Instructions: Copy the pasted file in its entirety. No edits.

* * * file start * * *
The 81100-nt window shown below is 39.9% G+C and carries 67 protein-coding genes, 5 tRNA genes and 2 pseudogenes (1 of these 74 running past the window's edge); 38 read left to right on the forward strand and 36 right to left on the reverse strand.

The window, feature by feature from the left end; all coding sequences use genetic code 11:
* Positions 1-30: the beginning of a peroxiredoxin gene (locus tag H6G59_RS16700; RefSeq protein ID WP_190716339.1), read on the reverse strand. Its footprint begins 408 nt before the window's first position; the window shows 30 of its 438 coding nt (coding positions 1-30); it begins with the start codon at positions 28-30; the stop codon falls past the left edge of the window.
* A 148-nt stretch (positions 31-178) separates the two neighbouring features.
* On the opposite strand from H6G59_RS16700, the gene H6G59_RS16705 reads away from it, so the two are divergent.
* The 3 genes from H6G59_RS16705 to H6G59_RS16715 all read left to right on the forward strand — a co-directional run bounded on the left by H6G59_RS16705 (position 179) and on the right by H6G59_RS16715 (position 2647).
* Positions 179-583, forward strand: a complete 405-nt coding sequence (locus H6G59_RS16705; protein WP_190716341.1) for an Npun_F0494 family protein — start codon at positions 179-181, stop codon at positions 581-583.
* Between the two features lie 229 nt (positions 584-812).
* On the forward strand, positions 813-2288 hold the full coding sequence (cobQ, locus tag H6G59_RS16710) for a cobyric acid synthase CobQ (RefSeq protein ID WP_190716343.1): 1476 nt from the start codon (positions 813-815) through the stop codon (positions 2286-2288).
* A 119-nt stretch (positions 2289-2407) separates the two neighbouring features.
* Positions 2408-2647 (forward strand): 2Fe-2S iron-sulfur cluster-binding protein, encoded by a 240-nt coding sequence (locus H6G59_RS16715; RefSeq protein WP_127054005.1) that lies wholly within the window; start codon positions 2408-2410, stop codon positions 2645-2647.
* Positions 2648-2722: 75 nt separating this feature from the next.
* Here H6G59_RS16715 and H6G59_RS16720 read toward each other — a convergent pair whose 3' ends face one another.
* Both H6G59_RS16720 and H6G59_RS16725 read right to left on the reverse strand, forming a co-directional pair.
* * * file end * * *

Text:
The 81100-nt window shown below is 39.9% G+C and carries 67 protein-coding genes, 5 tRNA genes and 2 pseudogenes (1 of these 74 running past the window's edge); 38 read left to right on the forward strand and 36 right to left on the reverse strand.

The window, feature by feature from the left end; all coding sequences use genetic code 11:
* Positions 1-30: the beginning of a peroxiredoxin gene (locus tag H6G59_RS16700; RefSeq protein ID WP_190716339.1), read on the reverse strand. Its footprint begins 408 nt before the window's first position; the window shows 30 of its 438 coding nt (coding positions 1-30); it begins with the start codon at positions 28-30; the stop codon falls past the left edge of the window.
* A 148-nt stretch (positions 31-178) separates the two neighbouring features.
* On the opposite strand from H6G59_RS16700, the gene H6G59_RS16705 reads away from it, so the two are divergent.
* The 3 genes from H6G59_RS16705 to H6G59_RS16715 all read left to right on the forward strand — a co-directional run bounded on the left by H6G59_RS16705 (position 179) and on the right by H6G59_RS16715 (position 2647).
* Positions 179-583, forward strand: a complete 405-nt coding sequence (locus H6G59_RS16705; protein WP_190716341.1) for an Npun_F0494 family protein — start codon at positions 179-181, stop codon at positions 581-583.
* Between the two features lie 229 nt (positions 584-812).
* On the forward strand, positions 813-2288 hold the full coding sequence (cobQ, locus tag H6G59_RS16710) for a cobyric acid synthase CobQ (RefSeq protein ID WP_190716343.1): 1476 nt from the start codon (positions 813-815) through the stop codon (positions 2286-2288).
* A 119-nt stretch (positions 2289-2407) separates the two neighbouring features.
* Positions 2408-2647 (forward strand): 2Fe-2S iron-sulfur cluster-binding protein, encoded by a 240-nt coding sequence (locus H6G59_RS16715; RefSeq protein WP_127054005.1) that lies wholly within the window; start codon positions 2408-2410, stop codon positions 2645-2647.
* Positions 2648-2722: 75 nt separating this feature from the next.
* Here H6G59_RS16715 and H6G59_RS16720 read toward each other — a convergent pair whose 3' ends face one another.
* Both H6G59_RS16720 and H6G59_RS16725 read right to left on the reverse strand, forming a co-directional pair.